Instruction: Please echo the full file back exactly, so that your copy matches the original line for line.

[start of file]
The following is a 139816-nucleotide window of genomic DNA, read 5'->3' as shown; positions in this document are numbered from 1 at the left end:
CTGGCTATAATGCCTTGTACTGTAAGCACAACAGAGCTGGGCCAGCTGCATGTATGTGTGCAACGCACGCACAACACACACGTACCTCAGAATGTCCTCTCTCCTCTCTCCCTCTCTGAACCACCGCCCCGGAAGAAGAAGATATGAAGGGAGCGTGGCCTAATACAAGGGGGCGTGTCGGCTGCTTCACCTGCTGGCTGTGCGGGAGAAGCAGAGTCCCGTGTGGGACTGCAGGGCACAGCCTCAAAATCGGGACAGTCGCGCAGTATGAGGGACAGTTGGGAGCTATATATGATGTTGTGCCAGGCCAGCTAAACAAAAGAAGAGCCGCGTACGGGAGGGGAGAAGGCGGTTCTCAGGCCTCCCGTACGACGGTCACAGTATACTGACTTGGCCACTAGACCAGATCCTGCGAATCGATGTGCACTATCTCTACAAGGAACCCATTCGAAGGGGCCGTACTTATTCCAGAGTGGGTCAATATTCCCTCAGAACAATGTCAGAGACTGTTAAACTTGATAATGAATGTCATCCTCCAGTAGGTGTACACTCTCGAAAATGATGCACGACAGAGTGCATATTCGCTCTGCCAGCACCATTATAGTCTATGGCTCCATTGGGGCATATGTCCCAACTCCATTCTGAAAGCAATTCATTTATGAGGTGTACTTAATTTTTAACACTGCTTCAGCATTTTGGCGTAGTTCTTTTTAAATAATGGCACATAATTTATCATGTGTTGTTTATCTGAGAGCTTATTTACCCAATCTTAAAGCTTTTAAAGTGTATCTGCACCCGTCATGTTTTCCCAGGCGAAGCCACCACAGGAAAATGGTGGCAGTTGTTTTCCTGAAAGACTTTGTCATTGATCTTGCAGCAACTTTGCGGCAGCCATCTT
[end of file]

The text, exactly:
The following is a 139816-nucleotide window of genomic DNA, read 5'->3' as shown; positions in this document are numbered from 1 at the left end:
CTGGCTATAATGCCTTGTACTGTAAGCACAACAGAGCTGGGCCAGCTGCATGTATGTGTGCAACGCACGCACAACACACACGTACCTCAGAATGTCCTCTCTCCTCTCTCCCTCTCTGAACCACCGCCCCGGAAGAAGAAGATATGAAGGGAGCGTGGCCTAATACAAGGGGGCGTGTCGGCTGCTTCACCTGCTGGCTGTGCGGGAGAAGCAGAGTCCCGTGTGGGACTGCAGGGCACAGCCTCAAAATCGGGACAGTCGCGCAGTATGAGGGACAGTTGGGAGCTATATATGATGTTGTGCCAGGCCAGCTAAACAAAAGAAGAGCCGCGTACGGGAGGGGAGAAGGCGGTTCTCAGGCCTCCCGTACGACGGTCACAGTATACTGACTTGGCCACTAGACCAGATCCTGCGAATCGATGTGCACTATCTCTACAAGGAACCCATTCGAAGGGGCCGTACTTATTCCAGAGTGGGTCAATATTCCCTCAGAACAATGTCAGAGACTGTTAAACTTGATAATGAATGTCATCCTCCAGTAGGTGTACACTCTCGAAAATGATGCACGACAGAGTGCATATTCGCTCTGCCAGCACCATTATAGTCTATGGCTCCATTGGGGCATATGTCCCAACTCCATTCTGAAAGCAATTCATTTATGAGGTGTACTTAATTTTTAACACTGCTTCAGCATTTTGGCGTAGTTCTTTTTAAATAATGGCACATAATTTATCATGTGTTGTTTATCTGAGAGCTTATTTACCCAATCTTAAAGCTTTTAAAGTGTATCTGCACCCGTCATGTTTTCCCAGGCGAAGCCACCACAGGAAAATGGTGGCAGTTGTTTTCCTGAAAGACTTTGTCATTGATCTTGCAGCAACTTTGCGGCAGCCATCTT